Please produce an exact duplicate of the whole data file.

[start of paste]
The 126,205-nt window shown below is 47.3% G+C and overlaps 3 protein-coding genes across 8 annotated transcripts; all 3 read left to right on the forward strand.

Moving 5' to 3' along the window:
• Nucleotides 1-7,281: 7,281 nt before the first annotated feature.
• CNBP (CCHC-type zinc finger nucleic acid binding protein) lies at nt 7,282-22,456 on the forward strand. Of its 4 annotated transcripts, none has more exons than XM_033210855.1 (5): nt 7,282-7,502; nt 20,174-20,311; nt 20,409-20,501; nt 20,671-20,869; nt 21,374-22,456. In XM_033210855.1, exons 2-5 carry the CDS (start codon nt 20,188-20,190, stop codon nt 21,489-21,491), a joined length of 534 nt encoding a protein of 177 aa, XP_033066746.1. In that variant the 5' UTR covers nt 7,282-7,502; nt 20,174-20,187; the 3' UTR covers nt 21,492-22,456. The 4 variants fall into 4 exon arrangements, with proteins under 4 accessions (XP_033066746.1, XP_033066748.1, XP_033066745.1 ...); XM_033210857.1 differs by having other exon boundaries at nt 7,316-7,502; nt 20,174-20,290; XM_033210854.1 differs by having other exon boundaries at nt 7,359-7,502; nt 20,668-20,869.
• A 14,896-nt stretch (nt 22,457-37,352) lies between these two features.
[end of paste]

The 126,205-nt window shown below is 47.3% G+C and overlaps 3 protein-coding genes across 8 annotated transcripts; all 3 read left to right on the forward strand.

Moving 5' to 3' along the window:
• Nucleotides 1-7,281: 7,281 nt before the first annotated feature.
• CNBP (CCHC-type zinc finger nucleic acid binding protein) lies at nt 7,282-22,456 on the forward strand. Of its 4 annotated transcripts, none has more exons than XM_033210855.1 (5): nt 7,282-7,502; nt 20,174-20,311; nt 20,409-20,501; nt 20,671-20,869; nt 21,374-22,456. In XM_033210855.1, exons 2-5 carry the CDS (start codon nt 20,188-20,190, stop codon nt 21,489-21,491), a joined length of 534 nt encoding a protein of 177 aa, XP_033066746.1. In that variant the 5' UTR covers nt 7,282-7,502; nt 20,174-20,187; the 3' UTR covers nt 21,492-22,456. The 4 variants fall into 4 exon arrangements, with proteins under 4 accessions (XP_033066746.1, XP_033066748.1, XP_033066745.1 ...); XM_033210857.1 differs by having other exon boundaries at nt 7,316-7,502; nt 20,174-20,290; XM_033210854.1 differs by having other exon boundaries at nt 7,359-7,502; nt 20,668-20,869.
• A 14,896-nt stretch (nt 22,457-37,352) lies between these two features.